Monarch Butterfly Moms Picky about their Milkweed, Choose Plants with High Cardenolides

For Monarch butterfly moms, choosing milkweed high in cardenolides is akin to a pregnant woman choosing to eat grains high in complex carbohydrates. They do it for their kids.

According to a recent study by researchers at the University of Michigan and Emory University, those infected with the common Monarch butterfly virus OE  gravitate to milkweed species with the highest levels of cardenolides, the milkweed specific chemicals that make Monarch caterpillars and butterflies taste bad to predators.

Blue jay munching on, then wretching from, a Monarch Butterfly snack.

Some milkweed plants contain high levels of heart poisons called cardenolides which don’t negatively effect the caterpillars.  In fact, the natural toxins work to the Monarch’s benefit by making them unsavory to predators.  

If you’ve ever tasted the milky substance that oozes from milkweed leaves and stems, you’ll find it bitter and awful. Birds agree. After one taste of Monarch, they never go back.  A famous photograph shows a blue jay happily munching on a Monarch caterpillar.  Moments later, the bird is wretching.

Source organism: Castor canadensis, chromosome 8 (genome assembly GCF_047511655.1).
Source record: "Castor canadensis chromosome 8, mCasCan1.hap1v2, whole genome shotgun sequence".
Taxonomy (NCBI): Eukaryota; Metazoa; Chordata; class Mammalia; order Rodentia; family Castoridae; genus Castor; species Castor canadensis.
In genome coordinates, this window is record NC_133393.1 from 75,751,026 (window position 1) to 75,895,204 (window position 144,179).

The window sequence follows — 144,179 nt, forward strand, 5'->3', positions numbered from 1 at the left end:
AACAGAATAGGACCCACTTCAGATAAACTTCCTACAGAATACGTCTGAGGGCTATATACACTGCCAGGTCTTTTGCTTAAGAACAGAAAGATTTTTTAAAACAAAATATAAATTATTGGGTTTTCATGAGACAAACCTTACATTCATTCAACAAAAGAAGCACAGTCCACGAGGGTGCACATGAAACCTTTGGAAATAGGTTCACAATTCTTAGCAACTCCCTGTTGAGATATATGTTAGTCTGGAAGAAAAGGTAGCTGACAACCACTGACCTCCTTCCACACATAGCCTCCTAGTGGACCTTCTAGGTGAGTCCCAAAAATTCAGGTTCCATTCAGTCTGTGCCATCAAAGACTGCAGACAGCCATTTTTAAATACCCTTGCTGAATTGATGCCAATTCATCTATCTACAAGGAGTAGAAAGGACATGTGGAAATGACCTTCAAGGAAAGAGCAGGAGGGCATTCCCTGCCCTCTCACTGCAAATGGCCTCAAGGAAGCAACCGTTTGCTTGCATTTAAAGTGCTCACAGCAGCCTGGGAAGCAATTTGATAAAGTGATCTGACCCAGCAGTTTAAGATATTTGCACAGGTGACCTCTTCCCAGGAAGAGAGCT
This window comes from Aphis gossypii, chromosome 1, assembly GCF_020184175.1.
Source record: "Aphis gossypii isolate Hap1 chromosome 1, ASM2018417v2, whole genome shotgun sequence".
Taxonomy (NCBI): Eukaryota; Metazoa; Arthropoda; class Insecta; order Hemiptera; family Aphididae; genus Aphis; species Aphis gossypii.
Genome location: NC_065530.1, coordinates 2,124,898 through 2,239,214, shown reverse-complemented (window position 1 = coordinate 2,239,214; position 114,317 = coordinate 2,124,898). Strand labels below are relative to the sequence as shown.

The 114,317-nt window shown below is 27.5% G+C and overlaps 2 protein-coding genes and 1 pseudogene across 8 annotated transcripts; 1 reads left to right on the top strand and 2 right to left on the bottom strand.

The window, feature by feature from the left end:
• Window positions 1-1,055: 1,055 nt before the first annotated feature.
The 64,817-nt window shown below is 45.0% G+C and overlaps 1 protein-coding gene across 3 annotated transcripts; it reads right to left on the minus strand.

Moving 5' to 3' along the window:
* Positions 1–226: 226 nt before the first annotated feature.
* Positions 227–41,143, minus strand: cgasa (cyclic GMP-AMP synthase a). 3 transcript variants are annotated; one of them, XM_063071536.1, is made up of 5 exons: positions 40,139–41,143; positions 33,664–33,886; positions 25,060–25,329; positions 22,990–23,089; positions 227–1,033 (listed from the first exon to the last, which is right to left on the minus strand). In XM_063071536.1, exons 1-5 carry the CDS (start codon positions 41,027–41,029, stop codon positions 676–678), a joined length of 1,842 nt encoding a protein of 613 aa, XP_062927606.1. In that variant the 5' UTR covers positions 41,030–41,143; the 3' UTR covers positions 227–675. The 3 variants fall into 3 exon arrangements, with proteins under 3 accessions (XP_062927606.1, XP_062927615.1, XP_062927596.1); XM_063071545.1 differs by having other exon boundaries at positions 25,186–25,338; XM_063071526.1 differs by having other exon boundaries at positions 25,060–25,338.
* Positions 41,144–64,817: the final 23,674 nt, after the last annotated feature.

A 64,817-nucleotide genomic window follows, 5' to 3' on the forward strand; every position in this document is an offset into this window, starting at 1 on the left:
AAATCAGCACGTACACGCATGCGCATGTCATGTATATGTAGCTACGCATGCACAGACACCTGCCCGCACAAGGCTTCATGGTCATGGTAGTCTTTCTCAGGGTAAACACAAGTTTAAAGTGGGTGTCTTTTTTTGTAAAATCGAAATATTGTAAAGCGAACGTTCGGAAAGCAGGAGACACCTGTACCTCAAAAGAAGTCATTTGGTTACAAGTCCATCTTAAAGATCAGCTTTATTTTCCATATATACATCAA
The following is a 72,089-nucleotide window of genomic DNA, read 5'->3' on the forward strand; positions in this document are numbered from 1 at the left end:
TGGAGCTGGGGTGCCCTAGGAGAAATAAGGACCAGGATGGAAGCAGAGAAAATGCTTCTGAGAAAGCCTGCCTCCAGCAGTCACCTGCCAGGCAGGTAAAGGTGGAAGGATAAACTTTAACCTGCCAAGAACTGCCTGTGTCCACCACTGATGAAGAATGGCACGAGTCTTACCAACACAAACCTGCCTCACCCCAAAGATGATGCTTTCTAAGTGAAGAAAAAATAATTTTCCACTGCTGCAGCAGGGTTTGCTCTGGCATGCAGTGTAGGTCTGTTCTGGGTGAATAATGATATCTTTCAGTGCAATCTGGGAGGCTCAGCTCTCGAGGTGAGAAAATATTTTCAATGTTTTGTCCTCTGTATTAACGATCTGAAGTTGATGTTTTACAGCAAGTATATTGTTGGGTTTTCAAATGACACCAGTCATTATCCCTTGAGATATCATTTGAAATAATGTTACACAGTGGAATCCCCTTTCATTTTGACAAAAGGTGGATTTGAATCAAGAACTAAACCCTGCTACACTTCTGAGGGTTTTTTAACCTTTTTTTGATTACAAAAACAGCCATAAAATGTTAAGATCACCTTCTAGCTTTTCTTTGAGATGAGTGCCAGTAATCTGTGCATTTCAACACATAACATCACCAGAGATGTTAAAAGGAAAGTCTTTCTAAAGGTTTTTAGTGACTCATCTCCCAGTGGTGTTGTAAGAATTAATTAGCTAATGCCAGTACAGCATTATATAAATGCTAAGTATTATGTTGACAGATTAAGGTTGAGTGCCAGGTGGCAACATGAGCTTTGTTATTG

“What’s very amazing about it to us is that these really simple insects, these very small animals, have the ability to make a distinction about what plants will be good for their offspring and what plants will be bad for their offspring,” said Dr. Jaap de Roode, an  Emory biologist who conducted the study. An interview with Dr. De Roode is worth watching. 

For those of us who garden for butterflies, we should consider planting “high cardenolide” milkweeds whenever possible.  

Here in Central Texas our best bet is probably the tropical native milkweed sold as Asclepias tuberosa.   This is the plant that makes up the milkweed patch down on the San Antonio Riverwalk at the Urban Reach Extension.

If you’re lucky enough to be able to grow Antelope Horns, Asclepias asperula, or have access to it in the wild, that is also a good choice.  I’ve had terrible luck with Antelope Horns in my garden.

In nurseries we’ll often find Asclepias curavassica, which is called Tropical Milkweed and native to Mexico and South America.  It’s easy to grow and Monarch and Queen caterpillars will eat it, but it does not offer the medicinal benefits of other species which contain the cardenolides.

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